Caught between two giants

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Caught between two giants


Since Park Geun-hye was removed from office, acceptance and denial, celebration and anger have all been mixed in the public square. The internal division coupled with a complicated external situation ring loud alarm bells. But Park’s impeachment must be the end of the discord and the beginning of a harmonious future as the silent majority believes it is not the time to fight but to mend the wound.

Our politics should propose hope for the future and use positive language over negative. All politicians must share a sense of urgency for the fate of the nation and turn their eyes from political interests to the future. The impeachment has left a solemn lesson for the South Korean people. In retrospect, South Korea’s constitutional democracy has seen a series of tragic presidencies, from Syngman Rhee to Park Geun-hye. Many of them became imperialistic through factional politics, indulged in power and failed in communication and governance.

But Park’s impeachment has shown us the important lesson that power abuse in a winner-take-all system will inevitably come at tremendous national and social cost. It is time for all political factions to stop fighting for hegemony, break up the cliques and get a hold of morals and problem-solving skills. We all agree that South Korea needs a political reshuffle and innovation.

A serious concern is the repetition of tragic history. Our history as a hegemonic battleground that drives citizens out to the streets and public squares must end now. South Korea is stuck in two contests. One is the hegemonic battle between the U.S. and China in East Asia, the other is a deep-rooted confrontation between our liberals and conservatives. If we cannot get out of the two contests, we cannot decide our fate with our own will and intention, and South Korea will continue to have unfortunate and failed presidents.

As the post-Cold War rise of China and its expansionism in the 21st century clash with the U.S. military’s Pacific pivot, a full-scale hegemonic fight in East Asia has started. As the flash point is the North Korean regime, South Korea is faced with a dilemma between the United States, our blood ally, and China, North Korea’s de facto sponsor. But before the challenge of survival and reunification, South Korea cannot become an enemy to either side.

For a long time, South Korea has shared values with the U.S. as an ally and relied on it for considerable parts of national security. However, as the economic relationship with China has strengthened in the past three decades, China, a great power with childish attitudes, has been using its leverage to pressure South Korea.

As South Korea is caught between America and China, our political factions have different stances on foreign policy and security issues. As their disparate positions on the United States and China send mixed signals, our foreign and security policies can be seen as being inconsistent.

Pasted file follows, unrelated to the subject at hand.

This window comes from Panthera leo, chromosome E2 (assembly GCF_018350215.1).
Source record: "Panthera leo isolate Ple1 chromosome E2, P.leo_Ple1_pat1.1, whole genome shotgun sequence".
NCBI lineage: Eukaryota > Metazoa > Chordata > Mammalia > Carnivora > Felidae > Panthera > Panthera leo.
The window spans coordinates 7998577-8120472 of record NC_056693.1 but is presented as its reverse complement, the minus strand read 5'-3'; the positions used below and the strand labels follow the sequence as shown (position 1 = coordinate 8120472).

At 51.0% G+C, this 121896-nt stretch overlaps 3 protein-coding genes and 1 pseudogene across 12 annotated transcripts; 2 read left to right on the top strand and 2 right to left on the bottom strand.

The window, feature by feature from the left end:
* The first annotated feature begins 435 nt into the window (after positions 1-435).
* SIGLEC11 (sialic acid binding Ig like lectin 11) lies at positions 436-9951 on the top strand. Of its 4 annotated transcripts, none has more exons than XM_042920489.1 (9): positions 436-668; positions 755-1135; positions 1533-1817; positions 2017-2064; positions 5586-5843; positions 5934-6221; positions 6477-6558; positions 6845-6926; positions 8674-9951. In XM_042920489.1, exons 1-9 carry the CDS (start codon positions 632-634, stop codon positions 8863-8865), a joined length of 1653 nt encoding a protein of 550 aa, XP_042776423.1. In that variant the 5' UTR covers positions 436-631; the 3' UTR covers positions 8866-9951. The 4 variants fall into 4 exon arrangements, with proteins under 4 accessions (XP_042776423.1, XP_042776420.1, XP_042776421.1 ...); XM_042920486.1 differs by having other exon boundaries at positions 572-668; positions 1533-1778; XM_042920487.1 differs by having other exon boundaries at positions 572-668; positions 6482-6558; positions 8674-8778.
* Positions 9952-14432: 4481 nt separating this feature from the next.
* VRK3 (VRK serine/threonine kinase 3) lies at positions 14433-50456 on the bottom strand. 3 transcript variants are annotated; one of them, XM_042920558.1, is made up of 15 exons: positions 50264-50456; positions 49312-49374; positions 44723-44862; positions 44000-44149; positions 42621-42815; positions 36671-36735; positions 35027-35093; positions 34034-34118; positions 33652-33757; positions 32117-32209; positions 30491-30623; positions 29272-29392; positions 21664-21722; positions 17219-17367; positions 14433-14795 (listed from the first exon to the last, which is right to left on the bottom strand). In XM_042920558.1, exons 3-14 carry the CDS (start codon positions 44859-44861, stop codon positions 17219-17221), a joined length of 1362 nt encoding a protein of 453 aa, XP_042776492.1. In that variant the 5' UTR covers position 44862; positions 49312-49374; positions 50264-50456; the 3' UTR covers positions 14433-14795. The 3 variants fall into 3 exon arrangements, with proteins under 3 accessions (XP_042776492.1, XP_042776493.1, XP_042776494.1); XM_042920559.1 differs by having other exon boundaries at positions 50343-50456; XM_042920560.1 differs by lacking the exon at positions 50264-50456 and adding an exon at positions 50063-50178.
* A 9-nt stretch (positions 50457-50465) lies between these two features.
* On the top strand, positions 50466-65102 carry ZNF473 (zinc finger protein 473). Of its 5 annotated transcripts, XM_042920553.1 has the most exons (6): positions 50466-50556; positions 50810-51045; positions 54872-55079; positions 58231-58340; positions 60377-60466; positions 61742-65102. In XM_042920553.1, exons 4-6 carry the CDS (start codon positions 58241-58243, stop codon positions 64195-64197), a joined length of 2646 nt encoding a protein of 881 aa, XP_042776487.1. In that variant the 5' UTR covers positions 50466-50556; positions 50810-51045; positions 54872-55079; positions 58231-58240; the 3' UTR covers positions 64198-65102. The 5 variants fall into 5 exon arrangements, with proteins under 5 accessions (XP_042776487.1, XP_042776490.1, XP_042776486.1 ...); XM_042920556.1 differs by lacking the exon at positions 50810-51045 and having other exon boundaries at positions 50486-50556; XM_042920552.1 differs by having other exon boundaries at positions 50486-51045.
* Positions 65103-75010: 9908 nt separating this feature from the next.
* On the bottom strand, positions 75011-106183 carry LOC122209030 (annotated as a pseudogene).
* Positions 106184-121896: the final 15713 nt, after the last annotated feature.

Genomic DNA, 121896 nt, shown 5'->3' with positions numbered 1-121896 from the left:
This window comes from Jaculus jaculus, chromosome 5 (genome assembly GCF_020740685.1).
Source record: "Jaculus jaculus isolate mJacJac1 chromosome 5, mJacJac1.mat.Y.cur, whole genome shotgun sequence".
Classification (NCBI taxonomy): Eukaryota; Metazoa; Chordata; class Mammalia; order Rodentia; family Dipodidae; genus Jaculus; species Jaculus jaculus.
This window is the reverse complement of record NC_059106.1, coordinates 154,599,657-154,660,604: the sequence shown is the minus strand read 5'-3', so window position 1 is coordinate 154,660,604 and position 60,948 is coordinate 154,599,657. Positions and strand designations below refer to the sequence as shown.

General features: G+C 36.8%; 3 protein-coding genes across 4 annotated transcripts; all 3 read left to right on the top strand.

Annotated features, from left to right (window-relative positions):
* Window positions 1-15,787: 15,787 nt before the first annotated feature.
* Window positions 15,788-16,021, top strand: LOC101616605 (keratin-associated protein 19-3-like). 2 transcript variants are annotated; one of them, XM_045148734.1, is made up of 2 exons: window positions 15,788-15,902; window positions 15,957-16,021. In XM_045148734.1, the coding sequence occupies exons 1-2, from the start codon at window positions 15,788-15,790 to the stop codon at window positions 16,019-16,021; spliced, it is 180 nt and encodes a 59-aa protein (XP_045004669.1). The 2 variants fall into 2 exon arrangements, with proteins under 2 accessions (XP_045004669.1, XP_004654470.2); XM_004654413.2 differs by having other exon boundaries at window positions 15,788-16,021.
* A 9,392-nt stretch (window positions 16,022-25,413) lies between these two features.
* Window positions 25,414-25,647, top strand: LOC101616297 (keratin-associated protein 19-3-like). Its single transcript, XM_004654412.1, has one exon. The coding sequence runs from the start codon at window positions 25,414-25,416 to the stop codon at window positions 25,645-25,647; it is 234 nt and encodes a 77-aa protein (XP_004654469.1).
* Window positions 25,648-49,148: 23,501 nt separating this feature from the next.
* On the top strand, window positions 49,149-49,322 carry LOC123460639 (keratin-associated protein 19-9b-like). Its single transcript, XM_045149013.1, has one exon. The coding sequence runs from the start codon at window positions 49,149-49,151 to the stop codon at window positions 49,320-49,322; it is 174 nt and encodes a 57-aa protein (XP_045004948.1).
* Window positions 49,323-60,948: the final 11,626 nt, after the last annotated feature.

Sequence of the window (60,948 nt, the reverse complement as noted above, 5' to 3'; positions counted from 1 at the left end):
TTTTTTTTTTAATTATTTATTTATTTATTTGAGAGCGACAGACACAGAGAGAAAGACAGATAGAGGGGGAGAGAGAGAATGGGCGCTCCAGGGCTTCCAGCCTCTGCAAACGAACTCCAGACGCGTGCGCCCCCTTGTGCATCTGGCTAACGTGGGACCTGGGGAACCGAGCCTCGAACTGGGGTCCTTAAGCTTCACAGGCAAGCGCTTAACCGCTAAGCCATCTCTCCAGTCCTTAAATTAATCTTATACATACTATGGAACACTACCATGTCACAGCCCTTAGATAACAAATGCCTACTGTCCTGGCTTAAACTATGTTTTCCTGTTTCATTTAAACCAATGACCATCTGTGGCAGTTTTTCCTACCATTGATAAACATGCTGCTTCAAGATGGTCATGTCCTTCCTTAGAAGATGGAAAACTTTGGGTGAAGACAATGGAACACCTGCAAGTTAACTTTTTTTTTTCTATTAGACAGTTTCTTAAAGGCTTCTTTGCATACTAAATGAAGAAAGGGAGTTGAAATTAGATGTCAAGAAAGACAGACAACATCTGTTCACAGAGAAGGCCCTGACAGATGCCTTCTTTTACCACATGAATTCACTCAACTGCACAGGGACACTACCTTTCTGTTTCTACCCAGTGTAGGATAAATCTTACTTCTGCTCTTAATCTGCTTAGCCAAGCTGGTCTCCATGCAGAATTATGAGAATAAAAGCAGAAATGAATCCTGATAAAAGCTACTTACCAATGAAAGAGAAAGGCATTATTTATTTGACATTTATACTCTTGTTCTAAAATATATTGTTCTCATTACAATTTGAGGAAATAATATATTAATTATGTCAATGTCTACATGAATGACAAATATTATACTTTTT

To defend our national interests in the hegemonic fight between America and China, South Korea must have a unified stance on national security to pursue our own interests based on our national competitiveness. We need to avoid excessive dependency on one nation and establish multidimensional communication channels.

We are now preparing the next page in our history. We should break away from politics hanging on to — and benefitting from — the past. The people want hope for the future, but politicians are attacking one another for past wrongdoings.

The biggest evil in our politics is factional politics and the establishment. The task of ending the vice must begin by giving up partisan interests. They must admit that in parliamentary politics, no evil can be corrected effectively without the spirit of coalition and cooperation.

The South Korean people must vote for the next president very carefully. In the politics of hegemony, neither a conservative nor progressive administration has succeeded. Presidential hopefuls should look back on why Roh Moo-hyun ended his life and Park Geun-hye was removed from office.

The basis of the people’s outcry was their hardships, uncertainty about the future, distrust in politics and unease about security. None of these fears was resolved by impeachment. They are the challenges left for the next president to handle and key issues in scrutinizing presidential contenders.

Over the past six months, South Korean people have displayed tremendous energy in solving the question of “why.” Now, politics should bring the energy together and focus on solving the questions of “what” and “how” in order to overcome this national crisis and enhance national strength.

Translation by the Korea JoongAng Daily staff.

JoongAng Ilbo, March 15, Page 28

*The author, a former commerce, industry and energy minister, is chairman of the North East Asian Research Institute.

Chung Duck-koo
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